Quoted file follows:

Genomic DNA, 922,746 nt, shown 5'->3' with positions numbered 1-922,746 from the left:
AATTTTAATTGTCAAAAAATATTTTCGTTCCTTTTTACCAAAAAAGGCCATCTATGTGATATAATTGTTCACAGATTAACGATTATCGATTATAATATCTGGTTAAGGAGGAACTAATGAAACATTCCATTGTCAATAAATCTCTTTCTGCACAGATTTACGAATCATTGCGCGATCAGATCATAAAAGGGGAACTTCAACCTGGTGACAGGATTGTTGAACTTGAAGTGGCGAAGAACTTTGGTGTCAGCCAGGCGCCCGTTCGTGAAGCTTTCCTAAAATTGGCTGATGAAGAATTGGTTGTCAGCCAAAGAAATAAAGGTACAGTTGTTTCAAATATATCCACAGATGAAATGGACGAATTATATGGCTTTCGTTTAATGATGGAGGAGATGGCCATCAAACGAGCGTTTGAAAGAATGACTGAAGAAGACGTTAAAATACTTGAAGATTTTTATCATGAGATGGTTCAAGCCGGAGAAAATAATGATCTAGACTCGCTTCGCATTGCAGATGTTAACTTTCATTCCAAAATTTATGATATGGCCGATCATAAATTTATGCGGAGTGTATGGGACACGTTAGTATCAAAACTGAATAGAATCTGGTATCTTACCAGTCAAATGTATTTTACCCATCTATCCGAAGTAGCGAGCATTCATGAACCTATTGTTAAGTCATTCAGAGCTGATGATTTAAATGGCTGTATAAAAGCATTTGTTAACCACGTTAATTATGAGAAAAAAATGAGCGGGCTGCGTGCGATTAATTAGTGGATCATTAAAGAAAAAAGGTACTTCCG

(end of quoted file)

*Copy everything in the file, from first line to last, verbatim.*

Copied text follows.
Genomic DNA, 922,746 nt, shown 5'->3' with positions numbered 1-922,746 from the left:
AATTTTAATTGTCAAAAAATATTTTCGTTCCTTTTTACCAAAAAAGGCCATCTATGTGATATAATTGTTCACAGATTAACGATTATCGATTATAATATCTGGTTAAGGAGGAACTAATGAAACATTCCATTGTCAATAAATCTCTTTCTGCACAGATTTACGAATCATTGCGCGATCAGATCATAAAAGGGGAACTTCAACCTGGTGACAGGATTGTTGAACTTGAAGTGGCGAAGAACTTTGGTGTCAGCCAGGCGCCCGTTCGTGAAGCTTTCCTAAAATTGGCTGATGAAGAATTGGTTGTCAGCCAAAGAAATAAAGGTACAGTTGTTTCAAATATATCCACAGATGAAATGGACGAATTATATGGCTTTCGTTTAATGATGGAGGAGATGGCCATCAAACGAGCGTTTGAAAGAATGACTGAAGAAGACGTTAAAATACTTGAAGATTTTTATCATGAGATGGTTCAAGCCGGAGAAAATAATGATCTAGACTCGCTTCGCATTGCAGATGTTAACTTTCATTCCAAAATTTATGATATGGCCGATCATAAATTTATGCGGAGTGTATGGGACACGTTAGTATCAAAACTGAATAGAATCTGGTATCTTACCAGTCAAATGTATTTTACCCATCTATCCGAAGTAGCGAGCATTCATGAACCTATTGTTAAGTCATTCAGAGCTGATGATTTAAATGGCTGTATAAAAGCATTTGTTAACCACGTTAATTATGAGAAAAAAATGAGCGGGCTGCGTGCGATTAATTAGTGGATCATTAAAGAAAAAAGGTACTTCCG